California killer whales
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"Killer Whale Madness" Continues: New Orcas Won’t Leave California Coastline

In Southern California, where they are usually not spotted in large numbers, killer whales (or "orcas") are most known as former SeaWorld residents and for leaping over rock jetties in Free Willy. Now in 2024, killer whales are once again the center of attention in SoCal—because a new population of them have appeared off the coast of Southern California, and will not leave.

In mid-December 2023, whale-watching tours posted footage that showed Eastern Tropical Pacific killer whales seen in Southern California. Up to 32 feet in size, these whales are usually found in the waters off Mexico and South America. Because these killer whales are not native to the region, it was assumed they were simply passing through.

And yet here they are, months later, still hanging around SoCal. "They are here feeding," Sarah Lesser, the Whale Watch naturalist coordinator at Long Beach's Aquarium of the Pacific, told KTLA. "Why they have decided to come up here to feed is the bigger question and more research is needed."

One theory is that the whales are moving north due to warming water temperatures that make the region more habitable. A national climate report concluded that "California's coastal sea surface temperature has seen an average increase of 0.4 to 0.6 degrees Fahrenheit per decade since the 1970s." This rise in temperature has an enormous effect on marine life and where they can survive. Despite the temperature change, the ocean around SoCal's Channel Islands also seems to be a healthy oceanic ecosystem, full of food for large predators like killer whales.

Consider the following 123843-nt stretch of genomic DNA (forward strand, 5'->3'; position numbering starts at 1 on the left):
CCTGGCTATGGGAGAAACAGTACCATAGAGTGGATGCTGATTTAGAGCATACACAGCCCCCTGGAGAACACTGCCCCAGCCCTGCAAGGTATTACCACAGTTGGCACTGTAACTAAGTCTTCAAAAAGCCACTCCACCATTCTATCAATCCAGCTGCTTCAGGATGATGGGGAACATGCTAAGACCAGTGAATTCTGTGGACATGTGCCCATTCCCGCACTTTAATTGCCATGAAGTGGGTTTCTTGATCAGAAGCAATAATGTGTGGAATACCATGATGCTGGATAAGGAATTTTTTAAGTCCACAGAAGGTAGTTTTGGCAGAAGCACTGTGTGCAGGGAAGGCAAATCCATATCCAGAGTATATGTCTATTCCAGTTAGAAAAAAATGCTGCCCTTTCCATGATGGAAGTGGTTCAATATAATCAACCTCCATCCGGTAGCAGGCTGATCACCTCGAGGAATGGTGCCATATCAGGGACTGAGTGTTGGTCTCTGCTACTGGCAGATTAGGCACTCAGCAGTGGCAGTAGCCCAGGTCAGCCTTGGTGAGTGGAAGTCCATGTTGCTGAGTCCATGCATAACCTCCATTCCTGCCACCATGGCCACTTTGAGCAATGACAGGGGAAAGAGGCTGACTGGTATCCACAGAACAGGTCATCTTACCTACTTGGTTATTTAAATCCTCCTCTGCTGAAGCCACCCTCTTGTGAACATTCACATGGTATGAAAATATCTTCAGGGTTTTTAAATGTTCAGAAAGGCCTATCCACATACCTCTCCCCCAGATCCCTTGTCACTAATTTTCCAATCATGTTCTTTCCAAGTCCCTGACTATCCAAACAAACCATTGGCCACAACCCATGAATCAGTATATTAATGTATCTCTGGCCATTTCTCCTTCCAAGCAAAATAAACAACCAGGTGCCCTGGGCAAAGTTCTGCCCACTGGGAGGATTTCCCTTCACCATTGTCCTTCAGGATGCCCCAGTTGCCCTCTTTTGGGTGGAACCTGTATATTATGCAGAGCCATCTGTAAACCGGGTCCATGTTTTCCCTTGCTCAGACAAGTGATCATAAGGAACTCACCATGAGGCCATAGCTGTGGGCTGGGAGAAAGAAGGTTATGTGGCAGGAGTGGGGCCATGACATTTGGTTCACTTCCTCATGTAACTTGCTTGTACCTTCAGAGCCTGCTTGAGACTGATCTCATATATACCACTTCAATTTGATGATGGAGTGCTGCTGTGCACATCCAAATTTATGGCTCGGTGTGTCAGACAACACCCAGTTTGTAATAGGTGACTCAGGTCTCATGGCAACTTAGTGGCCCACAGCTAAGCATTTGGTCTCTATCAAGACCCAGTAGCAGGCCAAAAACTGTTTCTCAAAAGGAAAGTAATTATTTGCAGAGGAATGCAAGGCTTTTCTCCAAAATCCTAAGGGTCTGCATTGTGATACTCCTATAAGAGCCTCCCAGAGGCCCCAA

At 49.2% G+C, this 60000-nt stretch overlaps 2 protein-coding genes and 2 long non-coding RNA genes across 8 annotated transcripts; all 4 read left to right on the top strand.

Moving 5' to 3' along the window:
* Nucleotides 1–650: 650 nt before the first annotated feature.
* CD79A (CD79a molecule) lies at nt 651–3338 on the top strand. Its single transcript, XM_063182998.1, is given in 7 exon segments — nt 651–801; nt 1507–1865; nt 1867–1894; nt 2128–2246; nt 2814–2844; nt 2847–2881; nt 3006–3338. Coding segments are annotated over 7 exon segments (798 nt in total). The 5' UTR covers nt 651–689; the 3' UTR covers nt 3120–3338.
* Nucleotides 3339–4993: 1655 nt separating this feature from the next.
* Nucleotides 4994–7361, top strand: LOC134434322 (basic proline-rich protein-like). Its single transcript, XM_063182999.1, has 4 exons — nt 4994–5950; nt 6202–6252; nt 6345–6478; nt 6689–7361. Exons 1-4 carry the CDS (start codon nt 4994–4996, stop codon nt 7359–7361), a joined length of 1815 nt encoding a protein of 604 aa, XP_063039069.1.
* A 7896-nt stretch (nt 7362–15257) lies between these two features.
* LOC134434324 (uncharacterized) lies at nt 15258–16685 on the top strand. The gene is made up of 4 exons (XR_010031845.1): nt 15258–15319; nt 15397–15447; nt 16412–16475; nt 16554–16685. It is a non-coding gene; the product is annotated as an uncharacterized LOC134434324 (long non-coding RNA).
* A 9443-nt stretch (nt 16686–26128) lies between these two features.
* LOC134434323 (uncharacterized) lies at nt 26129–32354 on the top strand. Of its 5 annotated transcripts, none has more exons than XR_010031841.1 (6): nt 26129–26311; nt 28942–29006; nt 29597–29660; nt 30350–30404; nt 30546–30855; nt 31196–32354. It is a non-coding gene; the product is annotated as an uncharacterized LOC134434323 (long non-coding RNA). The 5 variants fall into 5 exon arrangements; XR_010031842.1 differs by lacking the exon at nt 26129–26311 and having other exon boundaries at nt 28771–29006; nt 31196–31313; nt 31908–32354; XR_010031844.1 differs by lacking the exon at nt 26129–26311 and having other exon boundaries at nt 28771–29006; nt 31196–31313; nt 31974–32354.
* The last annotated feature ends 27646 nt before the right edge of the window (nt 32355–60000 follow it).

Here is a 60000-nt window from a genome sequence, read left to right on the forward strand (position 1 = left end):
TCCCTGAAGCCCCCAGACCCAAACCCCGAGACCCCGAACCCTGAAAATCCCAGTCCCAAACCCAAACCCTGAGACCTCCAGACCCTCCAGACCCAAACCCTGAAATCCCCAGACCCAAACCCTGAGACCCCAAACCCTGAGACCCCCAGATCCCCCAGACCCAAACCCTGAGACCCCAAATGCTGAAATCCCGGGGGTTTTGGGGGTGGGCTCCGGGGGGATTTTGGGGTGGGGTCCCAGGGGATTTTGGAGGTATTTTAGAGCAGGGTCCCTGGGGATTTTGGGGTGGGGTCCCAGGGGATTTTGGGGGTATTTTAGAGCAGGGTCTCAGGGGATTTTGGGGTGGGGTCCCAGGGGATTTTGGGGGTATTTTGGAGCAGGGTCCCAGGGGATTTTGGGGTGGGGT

Orcas feed on a lot of different types of marine life, including fish, squid, seals, sea birds, penguins, sharks, walruses, and even other whales. The massive animals eat up to 500 pounds of food per day, and are known as the wolves of the sea due to their pack hunting habits. Large pods of whales often team up to kill larger prey, which can be spectacular and terrifying to witness. A number of whale watching groups have been seeing the killer whales and other wildlife recently; check for availability at SoCal Whale Watching. 

Killer whales also have an incredible lifespan, and some survive 60 to 80 years in the wild. With a long life to live and lots to eat in Southern California, it's an open question as to when—and if—the new whales will leave. In the meantime, whale biologists and watchers are excited to go out looking for them. "This could be a once-in-a-lifetime experience for so many people," Alisa Schulman-Janiger, the lead research biologist with the California Killer Whale Project, told The San Diego Tribune. "We're in the orca's environment, and they're living their lives, interacting with each other, cuddling... nursing, playing, and hunting."

READ MORE: Watch a Young Killer Whale Plead with Humans to Help Its Mother